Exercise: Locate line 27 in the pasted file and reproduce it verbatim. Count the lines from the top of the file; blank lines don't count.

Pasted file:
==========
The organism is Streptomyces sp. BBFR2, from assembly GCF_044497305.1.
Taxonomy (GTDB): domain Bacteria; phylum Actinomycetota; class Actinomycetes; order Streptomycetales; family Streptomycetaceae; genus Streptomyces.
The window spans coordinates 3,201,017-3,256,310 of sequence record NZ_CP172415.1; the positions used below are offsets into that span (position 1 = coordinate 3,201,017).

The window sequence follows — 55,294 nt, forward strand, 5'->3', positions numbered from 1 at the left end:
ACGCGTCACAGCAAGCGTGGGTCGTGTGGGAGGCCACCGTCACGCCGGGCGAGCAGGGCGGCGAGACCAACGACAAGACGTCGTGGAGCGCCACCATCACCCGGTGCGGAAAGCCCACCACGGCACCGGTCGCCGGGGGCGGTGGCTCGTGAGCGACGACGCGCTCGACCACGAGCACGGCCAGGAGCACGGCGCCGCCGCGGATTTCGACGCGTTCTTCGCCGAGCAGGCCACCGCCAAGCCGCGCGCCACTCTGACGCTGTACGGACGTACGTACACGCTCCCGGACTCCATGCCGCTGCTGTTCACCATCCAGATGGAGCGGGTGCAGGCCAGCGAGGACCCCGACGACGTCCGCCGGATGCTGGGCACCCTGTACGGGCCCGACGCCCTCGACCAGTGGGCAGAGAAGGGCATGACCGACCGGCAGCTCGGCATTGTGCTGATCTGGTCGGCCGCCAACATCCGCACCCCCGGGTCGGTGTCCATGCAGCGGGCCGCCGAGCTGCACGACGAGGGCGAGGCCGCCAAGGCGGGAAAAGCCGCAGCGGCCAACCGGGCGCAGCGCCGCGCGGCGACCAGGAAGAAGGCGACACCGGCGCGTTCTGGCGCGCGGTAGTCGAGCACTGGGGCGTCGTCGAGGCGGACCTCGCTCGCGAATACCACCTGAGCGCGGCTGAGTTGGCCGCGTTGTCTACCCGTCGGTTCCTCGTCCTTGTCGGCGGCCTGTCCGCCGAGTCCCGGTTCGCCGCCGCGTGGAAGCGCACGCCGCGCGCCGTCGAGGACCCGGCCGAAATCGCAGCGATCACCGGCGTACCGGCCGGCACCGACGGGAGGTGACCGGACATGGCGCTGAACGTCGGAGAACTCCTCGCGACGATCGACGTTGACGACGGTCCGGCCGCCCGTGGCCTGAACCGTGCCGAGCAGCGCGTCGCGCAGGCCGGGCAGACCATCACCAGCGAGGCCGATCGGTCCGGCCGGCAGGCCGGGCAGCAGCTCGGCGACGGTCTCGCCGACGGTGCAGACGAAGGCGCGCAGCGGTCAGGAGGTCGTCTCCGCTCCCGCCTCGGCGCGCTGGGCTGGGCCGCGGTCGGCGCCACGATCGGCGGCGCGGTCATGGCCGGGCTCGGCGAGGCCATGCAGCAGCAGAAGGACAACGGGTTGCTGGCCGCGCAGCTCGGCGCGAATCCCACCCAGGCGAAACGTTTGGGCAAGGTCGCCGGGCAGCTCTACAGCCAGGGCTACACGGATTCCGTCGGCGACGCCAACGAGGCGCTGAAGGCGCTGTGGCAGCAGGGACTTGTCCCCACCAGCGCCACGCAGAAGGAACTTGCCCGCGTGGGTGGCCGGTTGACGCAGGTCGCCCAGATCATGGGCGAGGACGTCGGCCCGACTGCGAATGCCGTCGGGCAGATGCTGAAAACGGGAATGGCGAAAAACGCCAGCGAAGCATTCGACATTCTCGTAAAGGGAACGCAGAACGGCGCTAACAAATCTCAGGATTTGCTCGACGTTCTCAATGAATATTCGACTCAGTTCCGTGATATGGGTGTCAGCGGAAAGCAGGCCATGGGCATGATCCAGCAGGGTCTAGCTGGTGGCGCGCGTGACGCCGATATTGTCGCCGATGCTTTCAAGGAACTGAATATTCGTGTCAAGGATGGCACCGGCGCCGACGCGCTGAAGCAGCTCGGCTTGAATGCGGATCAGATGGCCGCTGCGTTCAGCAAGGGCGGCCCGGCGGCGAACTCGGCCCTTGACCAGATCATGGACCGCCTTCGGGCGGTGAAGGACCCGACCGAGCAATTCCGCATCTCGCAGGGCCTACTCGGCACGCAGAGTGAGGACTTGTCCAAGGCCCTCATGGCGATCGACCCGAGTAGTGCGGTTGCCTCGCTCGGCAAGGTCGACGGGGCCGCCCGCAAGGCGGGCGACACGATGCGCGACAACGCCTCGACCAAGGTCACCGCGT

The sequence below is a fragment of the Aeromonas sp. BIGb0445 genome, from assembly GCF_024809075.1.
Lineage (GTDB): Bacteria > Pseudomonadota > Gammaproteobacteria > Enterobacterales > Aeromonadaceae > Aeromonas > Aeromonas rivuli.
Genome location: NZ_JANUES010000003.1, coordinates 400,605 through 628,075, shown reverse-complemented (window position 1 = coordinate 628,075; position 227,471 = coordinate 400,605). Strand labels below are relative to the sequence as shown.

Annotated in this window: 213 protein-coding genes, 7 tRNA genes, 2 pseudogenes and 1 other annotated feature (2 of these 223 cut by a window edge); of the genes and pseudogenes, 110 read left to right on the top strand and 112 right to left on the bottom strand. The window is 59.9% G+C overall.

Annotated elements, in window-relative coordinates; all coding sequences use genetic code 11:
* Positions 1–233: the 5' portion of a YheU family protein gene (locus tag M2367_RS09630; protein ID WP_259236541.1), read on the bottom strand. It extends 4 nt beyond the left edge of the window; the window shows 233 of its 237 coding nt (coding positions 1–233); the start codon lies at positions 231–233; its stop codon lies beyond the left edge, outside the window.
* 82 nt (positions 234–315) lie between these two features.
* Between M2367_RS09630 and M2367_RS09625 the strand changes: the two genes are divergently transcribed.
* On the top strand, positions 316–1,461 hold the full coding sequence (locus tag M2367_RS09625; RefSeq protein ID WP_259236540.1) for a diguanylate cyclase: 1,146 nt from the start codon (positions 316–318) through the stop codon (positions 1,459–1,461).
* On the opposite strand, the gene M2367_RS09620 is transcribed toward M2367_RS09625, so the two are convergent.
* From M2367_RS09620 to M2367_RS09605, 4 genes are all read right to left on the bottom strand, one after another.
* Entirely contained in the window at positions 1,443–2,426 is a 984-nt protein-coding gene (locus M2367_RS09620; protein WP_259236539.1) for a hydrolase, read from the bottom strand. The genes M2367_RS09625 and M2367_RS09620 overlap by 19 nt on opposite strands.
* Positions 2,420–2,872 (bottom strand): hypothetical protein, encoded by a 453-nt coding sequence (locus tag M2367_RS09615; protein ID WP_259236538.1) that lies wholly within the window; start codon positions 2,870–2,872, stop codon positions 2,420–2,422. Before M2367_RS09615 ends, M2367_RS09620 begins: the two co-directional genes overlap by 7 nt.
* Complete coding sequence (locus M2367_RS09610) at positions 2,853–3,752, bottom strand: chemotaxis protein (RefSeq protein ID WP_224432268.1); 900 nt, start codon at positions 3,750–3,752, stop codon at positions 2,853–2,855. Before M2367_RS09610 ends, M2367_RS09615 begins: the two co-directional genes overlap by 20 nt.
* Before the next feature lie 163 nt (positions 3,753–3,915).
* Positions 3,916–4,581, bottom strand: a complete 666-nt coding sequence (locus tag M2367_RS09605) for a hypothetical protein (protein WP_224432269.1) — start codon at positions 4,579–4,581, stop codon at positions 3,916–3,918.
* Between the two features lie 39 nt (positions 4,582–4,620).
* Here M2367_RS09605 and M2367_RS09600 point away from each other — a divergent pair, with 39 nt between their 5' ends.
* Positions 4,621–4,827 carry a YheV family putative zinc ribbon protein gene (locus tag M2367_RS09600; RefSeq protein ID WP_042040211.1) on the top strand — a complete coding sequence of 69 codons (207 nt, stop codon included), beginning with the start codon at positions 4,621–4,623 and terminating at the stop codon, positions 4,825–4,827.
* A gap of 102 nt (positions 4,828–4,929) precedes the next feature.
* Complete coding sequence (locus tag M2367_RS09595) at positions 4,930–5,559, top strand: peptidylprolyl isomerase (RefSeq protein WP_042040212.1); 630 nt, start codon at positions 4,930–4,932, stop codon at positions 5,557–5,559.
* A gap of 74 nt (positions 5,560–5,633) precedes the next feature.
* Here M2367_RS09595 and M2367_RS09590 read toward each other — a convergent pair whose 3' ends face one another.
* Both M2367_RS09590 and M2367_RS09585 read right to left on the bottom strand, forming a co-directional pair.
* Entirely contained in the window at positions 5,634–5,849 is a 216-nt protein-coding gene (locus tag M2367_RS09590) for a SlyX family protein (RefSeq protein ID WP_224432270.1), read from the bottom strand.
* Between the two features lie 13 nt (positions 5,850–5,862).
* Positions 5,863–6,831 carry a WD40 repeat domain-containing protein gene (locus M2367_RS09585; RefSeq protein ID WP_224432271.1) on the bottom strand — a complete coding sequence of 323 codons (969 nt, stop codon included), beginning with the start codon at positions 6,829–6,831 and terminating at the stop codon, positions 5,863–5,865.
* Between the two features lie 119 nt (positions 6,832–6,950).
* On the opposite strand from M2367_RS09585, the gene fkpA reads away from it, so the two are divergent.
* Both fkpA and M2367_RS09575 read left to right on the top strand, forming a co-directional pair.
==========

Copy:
* A gap of 74 nt (positions 5,560–5,633) precedes the next feature.